Archive for August, 2014


Posted in homebrew with tags on August 20, 2014 by pcedev

Object-to-object collision is working. So all enemies move around the map, obey map collision, player obeys map collision, enemies coming in contact with player bounding box detected.

It’s almost a real game engine. Right now, the player and enemies move on a 16×16 pixel grid movement. When you press a direction, the player moves for 16 pixels in that direction. It’s quick. It doesn’t sound quite right for an action game, but Arkista’s Ring got away with it so I figured I could as well – for a mini game.

But I’m rethinking that approach. I might change it to 8×8 or 2×2. Something smaller than 16×16. I’ll have to change the map collision routines for the player, but that’s not hard. Object/Object collision works on a pixel basis, so that has no effect on the map/player movement.

Next is to add projectiles (and protruding weapons/swords/etc), to the object handing queue.


Posted in homebrew on August 17, 2014 by pcedev

Heh. I got the first iteration of ‘wanderer’ AI up and running. More like spastic/bug AI. But it’s cool to see it up and running (along with collision map detection). I need to add some bias into it; if at a far end screen/threshold, add a bias to towards the opposite end – so it doesn’t stay in one particular area.

I’ve been looking at the first Neutopia game enemy’s AI and I have a few ideas. Gonna need to look at a few more games as well.

I think I’ll get object to object collision working first, so the enemy can damage the player (and vice versa) – before I get too far into the enemy AI thing.


Posted in homebrew on August 17, 2014 by pcedev

Writing the AI (and the map collision detection for it) 😀

It’s challenging, but really fun. It’s not like simple side scrollers (walk back and fourth enemies), or scripted enemies in shmups. I never really thought about how to do AI for overhead maze/zelda/etc style designs.

Hopefully should have the NPC/enemies running around by the end of this week (they’re are on the map, have slots, etc – just no AI to control them). Well, at least one type of AI up and running for this week. I’m gonna have to make quite a few different ones for different enemy types.

Posted in homebrew on August 17, 2014 by pcedev

SXY/SAX/SAY aren’t the best instructions in the world. One 65x comparison doc in general, said they were a waste of opcode. While I agree that there could have been better opcodes added/upgraded to the 6280 from the W65C02S, they are not without their uses (albeit limited). I’ve used them on occasion; not so much as to save a cycle or three (I do that too), but as a convenient method of keeping code cut down/readable. Not unlike the BBR/BBS instructions.

Posted in homebrew on August 15, 2014 by pcedev


Hahahaha. It gets right to the point. I needed a quick title screen, because I need the human interface to ‘seed’ my random number generator routines. They also get reseeded on screen transitions (just in case).

But anyway… my spritesheet to SATB entry.. is amazingly slow ;_; 728 cycles per single entry (SATB entry)! Sure, I’m using macros and very unoptimized code, but still. I have a way to speed it up. Gonna try something I hadn’t thought of before.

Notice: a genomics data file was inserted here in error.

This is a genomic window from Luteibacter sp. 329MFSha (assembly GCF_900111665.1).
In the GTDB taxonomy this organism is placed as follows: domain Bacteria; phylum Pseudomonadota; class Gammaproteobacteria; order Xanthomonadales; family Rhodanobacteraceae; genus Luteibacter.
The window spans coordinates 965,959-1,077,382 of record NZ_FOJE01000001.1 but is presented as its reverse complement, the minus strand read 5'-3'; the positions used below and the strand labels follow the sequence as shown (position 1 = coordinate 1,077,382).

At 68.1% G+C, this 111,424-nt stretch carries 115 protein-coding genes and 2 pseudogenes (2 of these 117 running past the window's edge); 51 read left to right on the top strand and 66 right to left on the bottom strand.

Far calls

Posted in homebrew on August 14, 2014 by pcedev

I filled up my first lib bank (the first non-fixed mapped library bank). I had a far call setup from main/fixed to far lib stuffs, but now that I’m on my second lib bank I needed to figured out a way how to handle call far routines from lib bank 1 and vice versa.

The problem wasn’t so much a problem, until I needed the functionality of nesting far calls. I.e. call in banks, between banks, as if they were some linear mapped large bank. I’ve limited the far code to 8k, with 32k for data, and top 8k for fixed bank stuffs. The macro I have setup, helps keep the code clean – but otherwise it just stores bank:word -> A:X:Y and then JSRs to a fixed bank function. The fixed function basically pushed the return bank# and address onto the real stack. So, I can basically nest up to ~51 far calls. The overhead isn’t that bad:


sta FarJSR+2
tma #$02

lda FarJSR+2
tam #$02
stx FarJSR+0
sty FarJSR+1

jsr .CallFar

tam #$02

jmp [FarJSR]


Of course, routines inside a lib bank don’t need far calls (I’ll probably add testing logic in the macro, so it’ll automatically detect and use a near call or a far call. All on the Assembler program side; no cpu code used). So things are arranged optimally. For this game, a 16K far code page + 24k data page layout would probably be better. But for now, I’ll stick with the 8k far code page. Meh, I’ll probably end up changing it later on. So it goes..

VDC secret registers

Posted in hacks, homebrew on August 14, 2014 by pcedev

If you’ve coded for the PCE, especially in assembly and directly accessed the video hardware, you should have noticed that there’s a gap in the register list. Regs $03 and $04 are skipped. A couple of years back, with some discovery by tests Charles Macdonald had done, I eventually figured out that the key to using these registers – is to set the VRAM READ pointer. Depending on the bits set in the WORD buffer of that register, reading from $03 (IIRC, one the regs), enables or disables certain things of the VDC. It has minimal application outside of a few demo effects (mostly distortion type). But recently, it got me thinking. What I never tested… was if I could get the VDC to re-read any of the X/Y/CR/etc regs from the buffer – via these regs. Would be kinda neat for horizontal split screen scrolling and such, if possible. Just a note for when I get my console hardware back up and running.